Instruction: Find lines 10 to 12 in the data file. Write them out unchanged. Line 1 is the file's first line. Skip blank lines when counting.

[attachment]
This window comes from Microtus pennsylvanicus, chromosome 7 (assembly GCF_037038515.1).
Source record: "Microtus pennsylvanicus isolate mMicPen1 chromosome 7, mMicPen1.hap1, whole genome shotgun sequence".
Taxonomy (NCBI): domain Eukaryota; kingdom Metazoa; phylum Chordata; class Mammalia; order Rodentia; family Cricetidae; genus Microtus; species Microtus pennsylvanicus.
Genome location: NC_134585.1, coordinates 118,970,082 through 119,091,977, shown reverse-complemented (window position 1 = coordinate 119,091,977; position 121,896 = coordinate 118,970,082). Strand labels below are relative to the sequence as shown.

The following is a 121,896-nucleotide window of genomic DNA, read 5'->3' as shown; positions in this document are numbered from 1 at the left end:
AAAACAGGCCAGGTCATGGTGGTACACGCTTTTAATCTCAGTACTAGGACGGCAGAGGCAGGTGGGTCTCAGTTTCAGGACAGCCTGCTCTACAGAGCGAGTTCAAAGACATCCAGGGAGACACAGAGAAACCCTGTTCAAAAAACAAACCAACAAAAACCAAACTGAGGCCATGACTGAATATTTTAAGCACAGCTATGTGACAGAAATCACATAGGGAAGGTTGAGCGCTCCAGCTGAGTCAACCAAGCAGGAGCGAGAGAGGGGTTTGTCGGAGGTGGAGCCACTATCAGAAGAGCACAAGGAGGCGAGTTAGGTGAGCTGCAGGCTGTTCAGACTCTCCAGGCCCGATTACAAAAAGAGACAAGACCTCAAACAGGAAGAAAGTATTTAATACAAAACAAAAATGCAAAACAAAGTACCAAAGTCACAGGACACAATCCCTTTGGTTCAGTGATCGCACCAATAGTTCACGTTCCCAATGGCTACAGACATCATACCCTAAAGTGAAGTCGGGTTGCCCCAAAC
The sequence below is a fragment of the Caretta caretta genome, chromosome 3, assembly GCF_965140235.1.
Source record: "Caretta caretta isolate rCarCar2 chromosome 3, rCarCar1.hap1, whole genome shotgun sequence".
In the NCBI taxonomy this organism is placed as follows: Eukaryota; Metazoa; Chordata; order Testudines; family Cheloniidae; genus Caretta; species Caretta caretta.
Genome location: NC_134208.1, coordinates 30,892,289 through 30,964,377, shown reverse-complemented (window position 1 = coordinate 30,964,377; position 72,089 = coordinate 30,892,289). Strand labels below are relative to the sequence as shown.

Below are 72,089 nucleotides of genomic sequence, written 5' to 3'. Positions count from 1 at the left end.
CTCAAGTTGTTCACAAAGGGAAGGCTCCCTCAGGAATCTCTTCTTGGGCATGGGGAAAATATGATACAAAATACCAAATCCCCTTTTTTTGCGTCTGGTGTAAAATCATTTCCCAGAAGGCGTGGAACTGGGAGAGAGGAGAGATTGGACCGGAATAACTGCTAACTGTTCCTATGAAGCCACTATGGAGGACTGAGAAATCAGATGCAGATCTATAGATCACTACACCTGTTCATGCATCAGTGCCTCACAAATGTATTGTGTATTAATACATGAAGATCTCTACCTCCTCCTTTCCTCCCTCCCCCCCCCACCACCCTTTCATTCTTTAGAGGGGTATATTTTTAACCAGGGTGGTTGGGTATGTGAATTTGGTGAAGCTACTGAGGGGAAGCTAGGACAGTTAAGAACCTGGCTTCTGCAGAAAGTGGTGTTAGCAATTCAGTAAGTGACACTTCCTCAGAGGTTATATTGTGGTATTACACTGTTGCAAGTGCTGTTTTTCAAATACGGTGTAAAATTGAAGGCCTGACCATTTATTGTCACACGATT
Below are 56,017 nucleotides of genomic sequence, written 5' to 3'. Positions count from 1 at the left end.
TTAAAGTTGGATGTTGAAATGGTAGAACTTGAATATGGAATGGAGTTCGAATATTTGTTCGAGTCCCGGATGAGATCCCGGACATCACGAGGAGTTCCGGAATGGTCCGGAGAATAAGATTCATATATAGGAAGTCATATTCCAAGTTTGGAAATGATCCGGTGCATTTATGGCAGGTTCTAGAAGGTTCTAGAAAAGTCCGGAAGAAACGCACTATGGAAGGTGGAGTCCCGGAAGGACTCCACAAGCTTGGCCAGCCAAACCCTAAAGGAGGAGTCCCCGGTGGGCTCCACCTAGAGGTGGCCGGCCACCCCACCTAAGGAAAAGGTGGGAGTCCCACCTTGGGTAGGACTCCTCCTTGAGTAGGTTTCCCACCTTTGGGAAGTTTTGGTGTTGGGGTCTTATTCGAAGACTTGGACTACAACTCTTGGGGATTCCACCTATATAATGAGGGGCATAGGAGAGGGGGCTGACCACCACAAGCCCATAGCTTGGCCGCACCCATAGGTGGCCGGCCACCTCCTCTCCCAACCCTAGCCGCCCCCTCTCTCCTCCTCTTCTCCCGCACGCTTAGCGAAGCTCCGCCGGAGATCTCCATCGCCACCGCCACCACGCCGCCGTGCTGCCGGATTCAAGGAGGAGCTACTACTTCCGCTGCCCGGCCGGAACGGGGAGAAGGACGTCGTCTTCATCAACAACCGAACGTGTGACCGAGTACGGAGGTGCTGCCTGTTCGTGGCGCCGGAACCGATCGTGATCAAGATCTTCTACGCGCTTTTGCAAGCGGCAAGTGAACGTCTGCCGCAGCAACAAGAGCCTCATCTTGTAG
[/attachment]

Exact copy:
Genome location: NC_134208.1, coordinates 30,892,289 through 30,964,377, shown reverse-complemented (window position 1 = coordinate 30,964,377; position 72,089 = coordinate 30,892,289). Strand labels below are relative to the sequence as shown.

Below are 72,089 nucleotides of genomic sequence, written 5' to 3'. Positions count from 1 at the left end.
CTCAAGTTGTTCACAAAGGGAAGGCTCCCTCAGGAATCTCTTCTTGGGCATGGGGAAAATATGATACAAAATACCAAATCCCCTTTTTTTGCGTCTGGTGTAAAATCATTTCCCAGAAGGCGTGGAACTGGGAGAGAGGAGAGATTGGACCGGAATAACTGCTAACTGTTCCTATGAAGCCACTATGGAGGACTGAGAAATCAGATGCAGATCTATAGATCACTACACCTGTTCATGCATCAGTGCCTCACAAATGTATTGTGTATTAATACATGAAGATCTCTACCTCCTCCTTTCCTCCCTCCCCCCCCCACCACCCTTTCATTCTTTAGAGGGGTATATTTTTAACCAGGGTGGTTGGGTATGTGAATTTGGTGAAGCTACTGAGGGGAAGCTAGGACAGTTAAGAACCTGGCTTCTGCAGAAAGTGGTGTTAGCAATTCAGTAAGTGACACTTCCTCAGAGGTTATATTGTGGTATTACACTGTTGCAAGTGCTGTTTTTCAAATACGGTGTAAAATTGAAGGCCTGACCATTTATTGTCACACGATT